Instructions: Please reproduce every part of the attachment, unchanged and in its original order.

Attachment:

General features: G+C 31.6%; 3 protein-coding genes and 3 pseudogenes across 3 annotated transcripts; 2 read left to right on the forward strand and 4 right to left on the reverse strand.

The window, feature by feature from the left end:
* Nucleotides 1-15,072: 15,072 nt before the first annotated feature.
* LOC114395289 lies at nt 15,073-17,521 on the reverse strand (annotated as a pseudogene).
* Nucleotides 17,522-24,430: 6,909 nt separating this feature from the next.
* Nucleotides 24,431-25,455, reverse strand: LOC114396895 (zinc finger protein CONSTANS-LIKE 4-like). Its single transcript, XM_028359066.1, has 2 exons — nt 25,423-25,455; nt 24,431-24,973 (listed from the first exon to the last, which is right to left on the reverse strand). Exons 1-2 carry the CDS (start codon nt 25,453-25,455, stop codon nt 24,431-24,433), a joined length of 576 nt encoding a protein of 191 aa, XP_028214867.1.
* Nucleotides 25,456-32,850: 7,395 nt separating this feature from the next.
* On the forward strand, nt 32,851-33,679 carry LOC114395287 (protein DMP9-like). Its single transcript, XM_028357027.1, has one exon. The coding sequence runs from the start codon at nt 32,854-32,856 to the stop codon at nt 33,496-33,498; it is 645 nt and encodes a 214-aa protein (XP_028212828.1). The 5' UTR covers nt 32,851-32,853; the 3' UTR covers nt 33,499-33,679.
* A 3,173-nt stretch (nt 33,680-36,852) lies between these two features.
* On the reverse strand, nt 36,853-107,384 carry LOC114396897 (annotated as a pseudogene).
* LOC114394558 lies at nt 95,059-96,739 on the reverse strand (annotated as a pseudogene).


General features: G+C 31.6%; 3 protein-coding genes and 3 pseudogenes across 3 annotated transcripts; 2 read left to right on the forward strand and 4 right to left on the reverse strand.

The window, feature by feature from the left end:
* Nucleotides 1-15,072: 15,072 nt before the first annotated feature.
* LOC114395289 lies at nt 15,073-17,521 on the reverse strand (annotated as a pseudogene).
* Nucleotides 17,522-24,430: 6,909 nt separating this feature from the next.
* Nucleotides 24,431-25,455, reverse strand: LOC114396895 (zinc finger protein CONSTANS-LIKE 4-like). Its single transcript, XM_028359066.1, has 2 exons — nt 25,423-25,455; nt 24,431-24,973 (listed from the first exon to the last, which is right to left on the reverse strand). Exons 1-2 carry the CDS (start codon nt 25,453-25,455, stop codon nt 24,431-24,433), a joined length of 576 nt encoding a protein of 191 aa, XP_028214867.1.
* Nucleotides 25,456-32,850: 7,395 nt separating this feature from the next.
* On the forward strand, nt 32,851-33,679 carry LOC114395287 (protein DMP9-like). Its single transcript, XM_028357027.1, has one exon. The coding sequence runs from the start codon at nt 32,854-32,856 to the stop codon at nt 33,496-33,498; it is 645 nt and encodes a 214-aa protein (XP_028212828.1). The 5' UTR covers nt 32,851-32,853; the 3' UTR covers nt 33,499-33,679.
* A 3,173-nt stretch (nt 33,680-36,852) lies between these two features.
* On the reverse strand, nt 36,853-107,384 carry LOC114396897 (annotated as a pseudogene).
* LOC114394558 lies at nt 95,059-96,739 on the reverse strand (annotated as a pseudogene).